Comparable Ski Area Size

Nathanvg

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Over the years, I have noticed huge variation in ski area size measurements due to different measurement approaches. I gathered the below measurements to have comparable stats and figure others may find this interesting. All major western North American ski areas are included (see attached text file for full list).

For those interested in measurement approach details:
  • Measurements include all area within the ski area's boundary subtracting any large "closed areas" if applicable. Treed areas are included. Ski areas that have villages inside the ski area has that land excluded. Hike to ski area is typically included (see notes for each ski area)
  • Measurements are made with DraftLogic's "Google Maps Area Calculator Tool." This tool accurately calculates acres based on the standard surveying method which ignores vertical differences. It is quite complex to calculate the more complex "ground surface" area. Ground surface of a steep ski area (30 degrees, steeper than Snowbird's tram) would add about 15% more area than flat. A much less steep area (18 degrees) would add about 5%. However, steep ski areas often have unskiable (rocky) areas so that would reduce the gap.

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Posaune

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Interesting numbers. You state that all major North American ski areas are included, and we could quibble about the definition of "major," but I missed statistics on White Pass, 49 Degrees North, and Mount Spokane in Washington. Since you included Mt. Baker and Hoodoo it seems reasonable. Maybe next time?

Minor quibble, but it's Stevens Pass, not "Steven's". The pass did not belong to Steven, it was named after a guy with the last name Stevens. People mess it up all the time.
 

crgildart

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Ya gotta limit it to "lift served skiable acres" or we would have to include every North American mountain park including Mt Washintgon/Tuckermans. These lists often assume nobody skis east of New Mexico.. Stowe and quite a few others out east are bigger than some on this list of west places. Heck, Mt Bohemia in UP MI has more than 500 skiable acres. This list isn't even 1/10 of the North American ski resorts over 200 acres regardless of how you measure it. Back to the drawing board.. with more complete data.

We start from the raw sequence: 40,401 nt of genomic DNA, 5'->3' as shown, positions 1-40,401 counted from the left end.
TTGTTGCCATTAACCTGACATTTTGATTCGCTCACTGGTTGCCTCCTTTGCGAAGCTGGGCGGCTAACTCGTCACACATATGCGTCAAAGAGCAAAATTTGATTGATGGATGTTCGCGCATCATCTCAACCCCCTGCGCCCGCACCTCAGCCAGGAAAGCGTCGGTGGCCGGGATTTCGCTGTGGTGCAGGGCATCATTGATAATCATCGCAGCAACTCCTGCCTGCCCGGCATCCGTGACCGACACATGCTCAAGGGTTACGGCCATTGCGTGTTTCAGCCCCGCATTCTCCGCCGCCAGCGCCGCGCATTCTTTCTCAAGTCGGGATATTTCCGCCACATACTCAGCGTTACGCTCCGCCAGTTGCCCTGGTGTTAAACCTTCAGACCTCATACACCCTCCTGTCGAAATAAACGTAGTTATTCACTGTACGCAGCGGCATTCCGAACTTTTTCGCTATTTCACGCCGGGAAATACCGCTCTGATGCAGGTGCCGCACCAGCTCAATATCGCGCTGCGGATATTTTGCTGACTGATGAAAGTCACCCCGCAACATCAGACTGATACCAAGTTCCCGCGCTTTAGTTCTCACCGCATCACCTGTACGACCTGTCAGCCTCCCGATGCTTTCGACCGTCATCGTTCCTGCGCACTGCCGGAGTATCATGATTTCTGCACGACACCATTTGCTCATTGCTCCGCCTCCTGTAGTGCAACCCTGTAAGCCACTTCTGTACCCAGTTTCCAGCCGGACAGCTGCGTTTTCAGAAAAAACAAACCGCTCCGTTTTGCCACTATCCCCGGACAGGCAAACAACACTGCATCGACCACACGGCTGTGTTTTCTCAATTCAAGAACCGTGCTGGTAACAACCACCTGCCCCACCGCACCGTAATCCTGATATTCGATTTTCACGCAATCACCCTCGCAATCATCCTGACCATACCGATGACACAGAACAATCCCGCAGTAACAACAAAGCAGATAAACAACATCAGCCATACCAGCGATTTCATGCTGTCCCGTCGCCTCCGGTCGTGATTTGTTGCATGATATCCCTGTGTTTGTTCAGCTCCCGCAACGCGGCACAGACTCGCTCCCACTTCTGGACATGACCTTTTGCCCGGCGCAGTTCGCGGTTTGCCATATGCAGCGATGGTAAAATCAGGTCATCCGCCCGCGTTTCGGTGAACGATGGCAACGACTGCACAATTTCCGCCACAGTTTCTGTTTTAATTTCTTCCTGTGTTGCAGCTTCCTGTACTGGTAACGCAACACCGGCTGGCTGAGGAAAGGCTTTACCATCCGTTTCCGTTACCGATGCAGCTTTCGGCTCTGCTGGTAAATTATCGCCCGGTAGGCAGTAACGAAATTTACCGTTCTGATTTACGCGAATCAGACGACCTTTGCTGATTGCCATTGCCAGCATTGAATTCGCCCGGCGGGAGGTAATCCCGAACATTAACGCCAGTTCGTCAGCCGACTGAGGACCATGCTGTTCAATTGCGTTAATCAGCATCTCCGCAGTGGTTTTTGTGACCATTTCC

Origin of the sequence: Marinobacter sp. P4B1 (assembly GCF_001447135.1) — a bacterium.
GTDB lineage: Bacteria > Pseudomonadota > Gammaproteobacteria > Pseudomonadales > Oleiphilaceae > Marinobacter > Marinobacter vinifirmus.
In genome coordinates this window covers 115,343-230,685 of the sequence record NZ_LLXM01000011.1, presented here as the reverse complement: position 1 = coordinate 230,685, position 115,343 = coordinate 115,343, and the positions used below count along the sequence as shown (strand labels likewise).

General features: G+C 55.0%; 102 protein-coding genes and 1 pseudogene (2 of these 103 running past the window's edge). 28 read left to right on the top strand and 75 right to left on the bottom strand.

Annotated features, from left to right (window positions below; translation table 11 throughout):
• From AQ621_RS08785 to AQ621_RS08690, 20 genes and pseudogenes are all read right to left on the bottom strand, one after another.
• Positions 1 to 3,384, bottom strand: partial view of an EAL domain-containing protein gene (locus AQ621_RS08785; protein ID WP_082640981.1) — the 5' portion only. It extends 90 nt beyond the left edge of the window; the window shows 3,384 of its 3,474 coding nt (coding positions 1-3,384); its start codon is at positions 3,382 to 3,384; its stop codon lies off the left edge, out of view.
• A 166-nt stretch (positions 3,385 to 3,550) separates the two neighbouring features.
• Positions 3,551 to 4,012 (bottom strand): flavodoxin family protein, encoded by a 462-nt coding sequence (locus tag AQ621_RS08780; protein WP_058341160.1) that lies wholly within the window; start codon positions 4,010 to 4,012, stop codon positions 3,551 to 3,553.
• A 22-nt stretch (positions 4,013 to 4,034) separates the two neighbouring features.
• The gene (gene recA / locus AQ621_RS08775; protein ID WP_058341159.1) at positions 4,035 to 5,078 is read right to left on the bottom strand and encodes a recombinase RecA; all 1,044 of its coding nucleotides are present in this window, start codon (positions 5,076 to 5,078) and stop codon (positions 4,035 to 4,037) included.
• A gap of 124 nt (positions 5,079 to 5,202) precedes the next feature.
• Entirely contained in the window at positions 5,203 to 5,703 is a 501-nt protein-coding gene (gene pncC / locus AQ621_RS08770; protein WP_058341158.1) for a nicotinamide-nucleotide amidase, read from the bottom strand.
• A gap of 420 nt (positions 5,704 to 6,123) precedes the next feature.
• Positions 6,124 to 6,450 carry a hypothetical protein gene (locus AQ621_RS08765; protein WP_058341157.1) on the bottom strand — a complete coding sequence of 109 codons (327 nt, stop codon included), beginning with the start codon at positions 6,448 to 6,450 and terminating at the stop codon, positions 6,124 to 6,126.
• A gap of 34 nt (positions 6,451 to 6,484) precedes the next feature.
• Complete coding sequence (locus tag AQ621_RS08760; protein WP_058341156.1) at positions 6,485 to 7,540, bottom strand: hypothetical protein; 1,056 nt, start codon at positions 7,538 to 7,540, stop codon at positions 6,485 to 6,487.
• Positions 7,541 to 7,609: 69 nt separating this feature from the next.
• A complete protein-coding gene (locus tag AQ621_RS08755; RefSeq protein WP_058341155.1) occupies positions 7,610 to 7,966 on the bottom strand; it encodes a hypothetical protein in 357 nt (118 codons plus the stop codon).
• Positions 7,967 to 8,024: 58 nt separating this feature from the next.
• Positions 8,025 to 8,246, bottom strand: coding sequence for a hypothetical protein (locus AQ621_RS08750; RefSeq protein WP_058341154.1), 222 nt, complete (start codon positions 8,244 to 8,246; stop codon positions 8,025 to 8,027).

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Nathanvg

Nathanvg

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Interesting numbers. You state that all major North American ski areas are included, and we could quibble about the definition of "major," but I missed statistics on White Pass, 49 Degrees North, and Mount Spokane in Washington. Since you included Mt. Baker and Hoodoo it seems reasonable. Maybe next time?

Minor quibble, but it's Stevens Pass, not "Steven's". The pass did not belong to Steven, it was named after a guy with the last name Stevens. People mess it up all the time.
FYI 49 Degrees is on there. I may add more in the future but "major western North American ski areas" is a loose definition.

Ya gotta limit it to "lift served skiable acres" or we would have to include every North American mountain park including Mt Washintgon/Tuckermans. These lists often assume nobody skis east of New Mexico.. Stowe and quite a few others out east are bigger than some on this list of west places. Heck, Mt Bohemia in UP MI has more than 500 skiable acres. This list isn't even 1/10 of the North American ski resorts over 200 acres regardless of how you measure it. Back to the drawing board.. with more complete data.
yeah, only lift served are included. I'd like to add the east at some point. I measured a few and saw that eastern number had an even larger variance.
 

Sibhusky

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What's the source for the "ski area boundary"?

I'm trying to decide if there's a permit area vs a patrol area area difference for Whitefish.

I started wondering about this when we added Flower Point, they said they'd added 200-whatever lift served acres, and the number of acres didn't go up. I found a permit map finally, below, but it's not GIS, it's just in a PDF. The second image shows where the cut trails are. There's a vast area off Hellroaring Peak that is in the permit area, and skied, but NOT IN THE PATROL AREA. Basically, it's outside the posted boundaries. Now Flower Point was not outside those boundaries before the lift went in, and it was skied, with a certain amount of effort required. Hellroaring, you do pass a rope to get to.
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Screenshot_20170924-135649.png

Some of the used acreage is resort-acreage outside the permit area.
 
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Nathanvg

Nathanvg

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What's the source for the "ski area boundary"?

I'm trying to decide if there's a permit area vs a patrol area area difference for Whitefish
Patrol area based on trail map,other available maps and first hand experience.
 

Bigtinnie

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Interesting. I always thought Lake Louise felt smaller than they claim and Snowmass bigger.